Discover Gives Everyone Free FICO Scores

Unlike most free credit scores available to the public, FICO scores are calculated with the same models used by most lenders.

Ellen CannonMay 20, 2016

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More credit card issuers and banks have begun offering their customers free FICO credit scores over the past few years, particularly after the Consumer Financial Protection Bureau called for them to do so in 2014. But Discover has now upped the ante by offering free FICO scores to all consumers — not just its own customers.

“Discover recognizes how important it is for consumers to have a clear understanding of their credit health. That’s why we have provided our cardmembers with FICO scores for free since 2013,” Julie Loeger, Discover’s executive vice president and chief marketing officer, said in a statement. “Now, we’re extending this benefit to everyone.”

Free for all

Capital One opened the door to free credit scores for all consumers when it retooled its credit score tracker, renaming it CreditWise. The Capital One score is based on the VantageScore 3.0 model, which was developed by the three credit bureaus, Equifax, Experian and TransUnion.

VantageScore provides a general snapshot of credit health. However, most lenders use FICO scores when they make decisions on approving loans or credit card applications. That's why Discover's offer of free FICO scores to all consumers is so significant.

"Most free credit scores you'll find online come from VantageScore," says Sean McQuay, NerdWallet's resident credit card expert and a former strategist at Visa. "Discover is doing consumers a very real service by offering access to real FICO scores for free."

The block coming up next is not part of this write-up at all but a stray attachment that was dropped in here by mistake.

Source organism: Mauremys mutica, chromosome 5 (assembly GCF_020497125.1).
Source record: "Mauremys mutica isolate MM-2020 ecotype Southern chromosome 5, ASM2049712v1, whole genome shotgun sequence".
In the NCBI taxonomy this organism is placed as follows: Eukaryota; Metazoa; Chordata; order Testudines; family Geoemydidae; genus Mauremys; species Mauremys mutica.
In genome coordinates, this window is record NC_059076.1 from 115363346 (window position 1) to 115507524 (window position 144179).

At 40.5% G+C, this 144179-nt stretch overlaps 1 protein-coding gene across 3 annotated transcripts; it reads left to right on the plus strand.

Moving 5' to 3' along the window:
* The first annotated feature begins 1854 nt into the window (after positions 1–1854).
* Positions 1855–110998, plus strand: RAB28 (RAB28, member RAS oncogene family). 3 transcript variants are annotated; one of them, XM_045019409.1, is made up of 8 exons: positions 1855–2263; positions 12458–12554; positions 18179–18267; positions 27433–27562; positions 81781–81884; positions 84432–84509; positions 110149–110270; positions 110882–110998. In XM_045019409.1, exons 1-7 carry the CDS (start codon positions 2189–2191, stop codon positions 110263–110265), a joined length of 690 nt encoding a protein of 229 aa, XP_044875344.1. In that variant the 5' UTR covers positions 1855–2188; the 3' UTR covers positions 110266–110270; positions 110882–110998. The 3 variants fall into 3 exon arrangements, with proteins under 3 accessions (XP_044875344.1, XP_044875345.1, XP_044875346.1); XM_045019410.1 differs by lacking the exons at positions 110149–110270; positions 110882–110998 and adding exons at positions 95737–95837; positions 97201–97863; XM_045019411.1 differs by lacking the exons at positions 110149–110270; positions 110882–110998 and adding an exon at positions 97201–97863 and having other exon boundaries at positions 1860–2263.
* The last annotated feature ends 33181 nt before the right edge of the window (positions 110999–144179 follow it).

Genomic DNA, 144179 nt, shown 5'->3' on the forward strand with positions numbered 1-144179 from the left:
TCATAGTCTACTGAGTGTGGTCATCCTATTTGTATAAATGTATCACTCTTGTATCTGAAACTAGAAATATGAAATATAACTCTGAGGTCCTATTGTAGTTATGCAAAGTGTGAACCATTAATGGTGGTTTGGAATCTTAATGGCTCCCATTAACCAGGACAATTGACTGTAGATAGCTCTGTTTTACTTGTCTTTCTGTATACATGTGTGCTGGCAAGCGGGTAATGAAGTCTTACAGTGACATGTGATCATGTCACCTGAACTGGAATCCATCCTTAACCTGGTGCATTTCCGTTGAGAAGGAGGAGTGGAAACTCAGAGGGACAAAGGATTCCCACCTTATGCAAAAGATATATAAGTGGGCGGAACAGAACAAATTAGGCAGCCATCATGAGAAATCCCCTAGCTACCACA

Getting your FICO score

To access your free FICO score from Discover, create an account at CreditScorecard.com. You'll need to supply personal information, including your Social Security number, then answer questions to verify your identity and set your security questions.

You'll get your three-digit FICO score, a description of "how lenders see your credit score" and notes about what factors are helping or hurting your score. Your credit information is updated every 30 days, and you can download your current Credit Scorecard to compare it to your next report.

There's also a link to AnnualCreditReport.com, so that you can check your credit report. Federal law entitles consumers to one free credit report annually from each of the credit reporting agencies. AnnualCreditReport.com is the authorized site for accessing those free reports. In between times, you can check a free credit report summary, updated weekly, from NerdWallet.

Discover's Credit Scorecard also has tips on improving your credit score and offers answers to frequently asked questions, such as "Will checking my credit score hurt my FICO score?" (No.)

Who's offering free scores

Discover's announcement is a big plus for people who don't already have access to free scores from their bank or credit card issuer. Here's where major card issuers stand:

Issuer

Free Credit Score Type

Who Can Get It

American Express

FICO

Anyone

Bank of America

FICO

Cardholders

Barclaycard US

FICO

Cardholders

Capital One

VantageScore 3.0

Anyone

Chase

VantageScore 3.0

Anyone

Citi

FICO

Some accounts

Discover

FICO

Anyone

US Bank

TransUnion

Account holders

Wells Fargo

FICO

Customers with consumer credit accounts

Note: FICO scores provided by different credit card issuers may vary. That's because issuers get FICO scores from different consumer credit bureaus. Each bureau collects consumer account data independently, and it calculates scores based only on the data it has collected.

With credit scores and credit reports playing such a central role in Americans' financial lives, a free FICO score is definitely worth checking out, McQuay says. "Regular financial checkups are just as important as physical checkups," he says, "and checking your credit score is a simple way to get a quick view on the state of your finances."

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